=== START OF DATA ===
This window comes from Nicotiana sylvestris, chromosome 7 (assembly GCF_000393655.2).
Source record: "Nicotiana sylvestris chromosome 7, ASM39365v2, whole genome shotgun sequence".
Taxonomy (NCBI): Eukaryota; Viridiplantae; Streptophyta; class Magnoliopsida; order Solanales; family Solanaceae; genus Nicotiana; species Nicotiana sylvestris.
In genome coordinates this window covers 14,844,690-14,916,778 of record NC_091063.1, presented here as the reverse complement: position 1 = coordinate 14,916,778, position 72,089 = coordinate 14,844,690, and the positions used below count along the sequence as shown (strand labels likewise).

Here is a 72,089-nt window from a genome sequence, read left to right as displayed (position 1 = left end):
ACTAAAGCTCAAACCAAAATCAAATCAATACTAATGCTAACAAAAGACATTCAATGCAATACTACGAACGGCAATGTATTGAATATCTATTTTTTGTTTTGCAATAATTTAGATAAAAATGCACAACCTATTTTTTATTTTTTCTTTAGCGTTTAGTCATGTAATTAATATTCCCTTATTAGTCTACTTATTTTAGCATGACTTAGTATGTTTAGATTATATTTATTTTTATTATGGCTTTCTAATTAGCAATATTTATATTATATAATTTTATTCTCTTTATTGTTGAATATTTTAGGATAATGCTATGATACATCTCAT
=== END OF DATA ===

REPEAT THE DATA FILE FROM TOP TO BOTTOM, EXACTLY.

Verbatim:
This window comes from Nicotiana sylvestris, chromosome 7 (assembly GCF_000393655.2).
Source record: "Nicotiana sylvestris chromosome 7, ASM39365v2, whole genome shotgun sequence".
Taxonomy (NCBI): Eukaryota; Viridiplantae; Streptophyta; class Magnoliopsida; order Solanales; family Solanaceae; genus Nicotiana; species Nicotiana sylvestris.
In genome coordinates this window covers 14,844,690-14,916,778 of record NC_091063.1, presented here as the reverse complement: position 1 = coordinate 14,916,778, position 72,089 = coordinate 14,844,690, and the positions used below count along the sequence as shown (strand labels likewise).

Here is a 72,089-nt window from a genome sequence, read left to right as displayed (position 1 = left end):
ACTAAAGCTCAAACCAAAATCAAATCAATACTAATGCTAACAAAAGACATTCAATGCAATACTACGAACGGCAATGTATTGAATATCTATTTTTTGTTTTGCAATAATTTAGATAAAAATGCACAACCTATTTTTTATTTTTTCTTTAGCGTTTAGTCATGTAATTAATATTCCCTTATTAGTCTACTTATTTTAGCATGACTTAGTATGTTTAGATTATATTTATTTTTATTATGGCTTTCTAATTAGCAATATTTATATTATATAATTTTATTCTCTTTATTGTTGAATATTTTAGGATAATGCTATGATACATCTCAT